City reacts to £1billion funding package for TfL 


The Government has agreed a new £1.08 billion funding package for TfL that will extend financial support to December 11.

As part of the deal, TfL will be expected to make further cuts, including to its pension scheme, or find new sources of income over the next two years.

Mayor of London Sadiq Khan has said that “this is not the deal we were hoping for” and has hit out at the Government for providing another short-term “sticking plaster”.

Mr Khan said: “This short-term settlement is yet another sticking plaster so I will seek to work with the Government over the months ahead to agree a longer-term funding deal for TfL that is both fair and right for Londoners and the whole country.

“I’ve repeatedly said that I want to build bridges with the Government and work constructively with Ministers in London’s interest – and the national interest – as we seek to recover from the pandemic. This remains the case, but I’ll always stand up for London and be honest with Londoners when the Government makes decisions that could negatively impact our city.”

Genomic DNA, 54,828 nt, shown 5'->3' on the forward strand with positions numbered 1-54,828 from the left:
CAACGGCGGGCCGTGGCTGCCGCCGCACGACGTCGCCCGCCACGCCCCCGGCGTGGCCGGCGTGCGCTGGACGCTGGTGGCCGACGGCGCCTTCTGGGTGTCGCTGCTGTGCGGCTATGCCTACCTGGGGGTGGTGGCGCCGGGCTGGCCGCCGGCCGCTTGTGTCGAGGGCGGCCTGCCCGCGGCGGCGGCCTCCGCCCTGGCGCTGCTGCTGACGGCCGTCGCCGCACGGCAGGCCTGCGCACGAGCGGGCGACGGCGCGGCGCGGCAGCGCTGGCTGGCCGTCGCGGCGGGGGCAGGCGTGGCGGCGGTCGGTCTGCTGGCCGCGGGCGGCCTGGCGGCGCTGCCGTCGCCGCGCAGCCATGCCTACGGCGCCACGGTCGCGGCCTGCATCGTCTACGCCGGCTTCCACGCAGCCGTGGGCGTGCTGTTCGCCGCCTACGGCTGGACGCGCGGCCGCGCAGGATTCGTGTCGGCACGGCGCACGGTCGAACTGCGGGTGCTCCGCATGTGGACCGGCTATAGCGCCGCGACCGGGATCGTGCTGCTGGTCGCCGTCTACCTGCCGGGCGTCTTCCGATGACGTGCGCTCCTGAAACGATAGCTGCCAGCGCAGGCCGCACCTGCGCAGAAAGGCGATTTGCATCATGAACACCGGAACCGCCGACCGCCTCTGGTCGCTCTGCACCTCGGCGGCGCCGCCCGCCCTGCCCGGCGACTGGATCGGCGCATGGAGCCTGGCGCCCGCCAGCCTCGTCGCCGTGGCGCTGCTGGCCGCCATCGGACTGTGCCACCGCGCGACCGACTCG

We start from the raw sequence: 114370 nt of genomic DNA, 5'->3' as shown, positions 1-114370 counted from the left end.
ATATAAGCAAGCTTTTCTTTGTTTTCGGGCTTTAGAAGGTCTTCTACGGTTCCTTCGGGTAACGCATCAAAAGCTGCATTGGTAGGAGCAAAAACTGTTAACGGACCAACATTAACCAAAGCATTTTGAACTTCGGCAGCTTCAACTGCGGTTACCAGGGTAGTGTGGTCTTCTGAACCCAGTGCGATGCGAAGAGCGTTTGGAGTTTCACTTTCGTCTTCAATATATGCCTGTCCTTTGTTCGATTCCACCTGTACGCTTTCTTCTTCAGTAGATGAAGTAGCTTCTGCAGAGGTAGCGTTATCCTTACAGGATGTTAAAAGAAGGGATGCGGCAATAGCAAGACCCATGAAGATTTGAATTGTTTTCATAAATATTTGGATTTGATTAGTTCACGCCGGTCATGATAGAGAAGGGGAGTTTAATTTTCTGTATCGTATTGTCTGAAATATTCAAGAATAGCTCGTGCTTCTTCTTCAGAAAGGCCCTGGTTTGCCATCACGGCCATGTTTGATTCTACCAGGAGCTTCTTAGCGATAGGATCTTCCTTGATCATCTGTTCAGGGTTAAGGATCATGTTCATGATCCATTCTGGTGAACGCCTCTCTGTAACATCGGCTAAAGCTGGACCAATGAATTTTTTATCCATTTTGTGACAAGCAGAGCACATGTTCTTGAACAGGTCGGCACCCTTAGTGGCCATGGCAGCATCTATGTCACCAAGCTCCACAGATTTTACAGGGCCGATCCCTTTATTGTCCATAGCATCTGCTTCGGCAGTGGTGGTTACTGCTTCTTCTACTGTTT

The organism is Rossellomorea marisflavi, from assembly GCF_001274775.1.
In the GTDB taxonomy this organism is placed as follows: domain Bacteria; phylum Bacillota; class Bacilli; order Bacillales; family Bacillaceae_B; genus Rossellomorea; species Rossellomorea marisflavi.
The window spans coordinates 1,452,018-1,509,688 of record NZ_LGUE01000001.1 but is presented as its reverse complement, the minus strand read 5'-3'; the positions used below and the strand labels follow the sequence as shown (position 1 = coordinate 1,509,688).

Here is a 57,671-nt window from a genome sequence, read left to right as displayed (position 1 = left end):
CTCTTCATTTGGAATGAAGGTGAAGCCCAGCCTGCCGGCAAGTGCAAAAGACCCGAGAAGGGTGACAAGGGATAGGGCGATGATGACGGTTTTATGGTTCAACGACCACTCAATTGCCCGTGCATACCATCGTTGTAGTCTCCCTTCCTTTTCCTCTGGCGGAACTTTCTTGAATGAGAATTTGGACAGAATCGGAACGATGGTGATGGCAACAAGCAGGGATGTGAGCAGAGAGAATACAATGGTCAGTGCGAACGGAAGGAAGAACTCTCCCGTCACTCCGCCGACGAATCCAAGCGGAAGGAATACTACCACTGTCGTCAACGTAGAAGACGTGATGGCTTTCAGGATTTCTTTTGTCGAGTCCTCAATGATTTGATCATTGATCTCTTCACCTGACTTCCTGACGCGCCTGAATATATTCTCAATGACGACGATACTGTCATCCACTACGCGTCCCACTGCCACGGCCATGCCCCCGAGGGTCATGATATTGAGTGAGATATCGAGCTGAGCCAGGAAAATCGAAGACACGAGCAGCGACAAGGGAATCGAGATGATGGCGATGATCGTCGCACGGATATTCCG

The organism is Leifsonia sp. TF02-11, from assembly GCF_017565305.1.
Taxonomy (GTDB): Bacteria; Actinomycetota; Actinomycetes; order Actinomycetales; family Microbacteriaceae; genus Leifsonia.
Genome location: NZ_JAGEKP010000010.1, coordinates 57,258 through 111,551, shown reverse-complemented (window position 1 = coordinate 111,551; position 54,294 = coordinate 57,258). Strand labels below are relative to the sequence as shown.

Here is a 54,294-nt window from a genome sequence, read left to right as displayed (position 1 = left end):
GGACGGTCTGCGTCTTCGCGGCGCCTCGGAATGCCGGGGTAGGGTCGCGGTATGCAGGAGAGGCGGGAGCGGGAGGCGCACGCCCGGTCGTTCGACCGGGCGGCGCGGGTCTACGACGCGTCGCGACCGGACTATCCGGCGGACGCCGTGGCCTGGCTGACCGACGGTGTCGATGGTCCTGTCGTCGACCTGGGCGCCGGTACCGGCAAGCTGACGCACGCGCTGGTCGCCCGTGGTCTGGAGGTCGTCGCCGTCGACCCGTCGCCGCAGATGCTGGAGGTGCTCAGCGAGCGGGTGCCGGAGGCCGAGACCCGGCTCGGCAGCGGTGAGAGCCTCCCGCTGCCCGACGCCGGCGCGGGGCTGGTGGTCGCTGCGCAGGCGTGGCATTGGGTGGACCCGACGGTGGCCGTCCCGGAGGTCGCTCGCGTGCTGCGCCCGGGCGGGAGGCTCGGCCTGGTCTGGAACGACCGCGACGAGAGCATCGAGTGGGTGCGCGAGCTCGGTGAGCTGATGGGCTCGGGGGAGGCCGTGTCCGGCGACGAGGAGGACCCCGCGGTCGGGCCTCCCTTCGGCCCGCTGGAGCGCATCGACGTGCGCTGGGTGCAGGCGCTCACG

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TfL will now be expected to find an additional £500 million to £1 billion per year from 2023 onwards under the conditions of the new funding package, but Sadiq Khan has said that “there are very few options to do this”.

The Department for Transport (DfT) has also called on TfL and the mayor to work towards introducing driverless trains on the Tube network, though the mayor has said that “we will object to any future requirement to force TfL to implement driverless trains on the London Underground”.

Transport Secretary Grant Shapps has said that the conditions imposed by the deal will ensure that TfL is “a modern, efficient and viable network for the future”.

Mr Shapps said: “Throughout this process the Government has maintained that these support packages must be fair to taxpayers across the UK and on the condition that action is taken to put TfL on the path to long-term financial sustainability. As part of the settlement, the Mayor has agreed to further measures that will help ensure that.”

Policy Chair at the City of London Corporation, Catherine McGuinness, said: “A world-leading public transport system is vital to London’s recovery and we welcome the news of this medium-term agreement. This announcement will be of huge relief to people and businesses that rely on public transport right across the capital.

“The funding not only ensures the continuation of vital transport services for residents, workers and visitors – but it also means that major projects, such as the Elizabeth line and upgrades to Bank station, will continue.

It is now vital that both sides deliver on the commitment made to work together to identify a long-term deal by December this year. A sustainable funding arrangement will be key to London’s recovery from the coronavirus pandemic.”

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